Addressing the Misconceptions About Using ISOs for Endoscope Repair

By David Anbari

There are many misconceptions about using ISOs for endoscope repair. Perhaps the one with wide-ranging implications is the misconception that using an ISO for service will invalidate the device’s 510K, instructions for use (IFU), or automated endoscope reprocessor (AER) validation.  

According to the Food and Drug Administration (FDA)’s guidance, servicing a device without significantly changing its performance, safety or intended use does not require a new 510K.  It follows that if the original 501K remains valid, then the device’s original IFU, reprocessing instructions, and AER validation are also unaffected by using an ISO for service.  

It should come as no surprise that ISOs can provide a high-quality repair. Many ISOs have already adopted and are audited to the internationally recognized ISO 13485 standard for quality manufacturing of medical devices. Although the FDA currently applies its Quality Systems Regulation (21 CFR 820) to original equipment manufacturers (OEMs), ISO 13485 is virtually identical to the FDA’s regulation and requires compliance with all applicable government regulations. In fact, the two standards are so well aligned that that the FDA has indicated it will adopt ISO 13485. 
Objective evidence proves that hundreds of thousands of flexible scopes are repaired by ISOs without incident.  According to an ECRI study of medical device failure data reported to the FDA, less than 0.005 percent of all device failures associated with patient harm had any connection to servicing activity.  

So, if repairs do not impact reprocessing efficacy, then what factors do? The FDA has researched the factors affecting quality of reprocessing  and has concluded that there are three factors unrelated to repairs that impact reprocessing quality: (1) device design; (2) re-processing methodology and (3) methods for validating the cleaning and high-level disinfection and  sterilization instructions.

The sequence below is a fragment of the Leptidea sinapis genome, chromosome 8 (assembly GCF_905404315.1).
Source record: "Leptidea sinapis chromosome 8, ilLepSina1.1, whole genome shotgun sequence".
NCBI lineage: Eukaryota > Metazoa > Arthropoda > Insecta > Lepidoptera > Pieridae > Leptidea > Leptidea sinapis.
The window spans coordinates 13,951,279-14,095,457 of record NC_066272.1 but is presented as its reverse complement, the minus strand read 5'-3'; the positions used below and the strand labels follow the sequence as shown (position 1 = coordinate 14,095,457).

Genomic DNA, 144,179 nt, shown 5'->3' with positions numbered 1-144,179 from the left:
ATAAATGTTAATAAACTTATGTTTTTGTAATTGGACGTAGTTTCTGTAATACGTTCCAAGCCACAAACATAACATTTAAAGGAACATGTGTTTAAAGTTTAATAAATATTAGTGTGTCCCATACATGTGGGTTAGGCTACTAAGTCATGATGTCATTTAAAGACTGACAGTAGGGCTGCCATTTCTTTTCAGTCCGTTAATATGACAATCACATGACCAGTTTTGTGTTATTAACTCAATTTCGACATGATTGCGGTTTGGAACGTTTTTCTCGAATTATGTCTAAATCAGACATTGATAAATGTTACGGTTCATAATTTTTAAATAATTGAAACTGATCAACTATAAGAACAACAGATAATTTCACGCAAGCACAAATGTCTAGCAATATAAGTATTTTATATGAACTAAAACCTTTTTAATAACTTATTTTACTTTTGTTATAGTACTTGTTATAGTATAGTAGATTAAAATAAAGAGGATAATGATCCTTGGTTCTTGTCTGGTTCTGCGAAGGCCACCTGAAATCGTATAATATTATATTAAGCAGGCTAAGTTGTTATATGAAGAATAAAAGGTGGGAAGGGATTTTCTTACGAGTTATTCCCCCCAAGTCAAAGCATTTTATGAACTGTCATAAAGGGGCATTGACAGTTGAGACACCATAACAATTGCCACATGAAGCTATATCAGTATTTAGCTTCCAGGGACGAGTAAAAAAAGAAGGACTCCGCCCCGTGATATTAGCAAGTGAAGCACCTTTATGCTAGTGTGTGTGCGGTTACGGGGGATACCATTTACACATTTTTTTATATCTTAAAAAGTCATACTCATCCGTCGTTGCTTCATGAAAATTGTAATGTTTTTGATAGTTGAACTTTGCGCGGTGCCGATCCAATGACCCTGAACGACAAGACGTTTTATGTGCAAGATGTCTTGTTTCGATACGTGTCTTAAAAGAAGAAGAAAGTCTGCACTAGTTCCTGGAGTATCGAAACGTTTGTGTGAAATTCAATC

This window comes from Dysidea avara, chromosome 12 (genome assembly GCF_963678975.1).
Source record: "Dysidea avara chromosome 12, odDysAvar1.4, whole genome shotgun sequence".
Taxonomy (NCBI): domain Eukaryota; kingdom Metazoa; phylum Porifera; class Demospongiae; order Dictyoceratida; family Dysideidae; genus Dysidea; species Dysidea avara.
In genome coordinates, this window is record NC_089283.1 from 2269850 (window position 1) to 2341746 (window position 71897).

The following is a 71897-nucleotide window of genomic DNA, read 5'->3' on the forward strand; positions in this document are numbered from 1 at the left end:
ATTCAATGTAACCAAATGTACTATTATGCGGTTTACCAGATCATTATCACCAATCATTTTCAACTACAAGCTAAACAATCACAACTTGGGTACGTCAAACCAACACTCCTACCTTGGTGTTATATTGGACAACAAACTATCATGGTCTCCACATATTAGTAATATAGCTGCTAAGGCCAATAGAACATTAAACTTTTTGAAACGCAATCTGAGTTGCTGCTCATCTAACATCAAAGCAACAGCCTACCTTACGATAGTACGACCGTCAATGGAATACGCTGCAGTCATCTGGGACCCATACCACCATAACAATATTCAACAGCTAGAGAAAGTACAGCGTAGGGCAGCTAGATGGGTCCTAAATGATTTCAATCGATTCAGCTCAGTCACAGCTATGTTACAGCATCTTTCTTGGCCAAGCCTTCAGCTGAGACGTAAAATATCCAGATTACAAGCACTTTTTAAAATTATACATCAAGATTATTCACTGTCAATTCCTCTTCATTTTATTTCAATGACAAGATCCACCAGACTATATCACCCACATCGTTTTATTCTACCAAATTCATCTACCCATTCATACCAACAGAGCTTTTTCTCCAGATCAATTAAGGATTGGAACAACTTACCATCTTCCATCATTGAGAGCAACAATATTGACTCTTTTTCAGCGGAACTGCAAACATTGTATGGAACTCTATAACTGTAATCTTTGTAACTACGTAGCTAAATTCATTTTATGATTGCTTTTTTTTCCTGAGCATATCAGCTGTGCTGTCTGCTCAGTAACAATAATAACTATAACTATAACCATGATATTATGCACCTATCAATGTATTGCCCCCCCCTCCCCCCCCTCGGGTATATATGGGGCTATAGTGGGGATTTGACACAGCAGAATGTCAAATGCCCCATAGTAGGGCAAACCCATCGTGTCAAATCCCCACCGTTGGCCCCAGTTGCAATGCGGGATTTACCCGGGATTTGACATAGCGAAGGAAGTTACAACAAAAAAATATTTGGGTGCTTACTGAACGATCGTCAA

Independent service organizations (ISOs) were born decades ago so healthcare providers had a high-quality alternative to expensive original equipment manufacturer (OEM) repairs. Over time, ISOs have evolved to offer much more than quality repairs at lower prices and faster turnaround time than OEMs.  ISOs provide a superior customer experience because of local, focused representatives that can assist with loaners, education, repair prevention and face-to-face customer service. The FDA agrees stating “the continued availability of third-party entities to service and repair medical devices is critical to the functioning of the U.S. healthcare system.”   

As a device owner, you have a right to service that device as you see fit and a responsibility to ensure that the service activity does not adversely impact the device. We encourage you to ask your ISO for information concerning the quality of their repairs.  

David Anbari is chairman of the board of the Association for Medical Device Service Organizations (AMDSO.org).

References:
  1. Refer to the FDA’s guidance document titled Deciding When to Submit a 510(k) for a Change to an Existing Device Guidance for Industry and Food and Drug Administration Staff.  Available online at: https://www.fda.gov/media/99812/download
  2. Refer to the FDA’s document located at https://www.fda.gov/media/123488/download for the specific plans.
  3. There are multiple references to the ECRI study’s conclusions in the FDA Report on the Quality, Safety, and Effectiveness of Servicing of Medical Devices, which can be accessed at:  https://www.fda.gov/media/113431/download
  4. Refer to the FDA’s report titled "Factors Affecting Quality of Reprocessing," which can be accessed at: https://www.fda.gov/medical-devices/reprocessing-reusable-medical-devices/factors-affecting-quality-reprocessing
  5. Refer to the FDA’s report to Congress titled "FDA Report on the Quality, Safety, and Effectiveness of Servicing of Medical Devices," which can be accessed at: https://www.fda.gov/media/113431/download 


 

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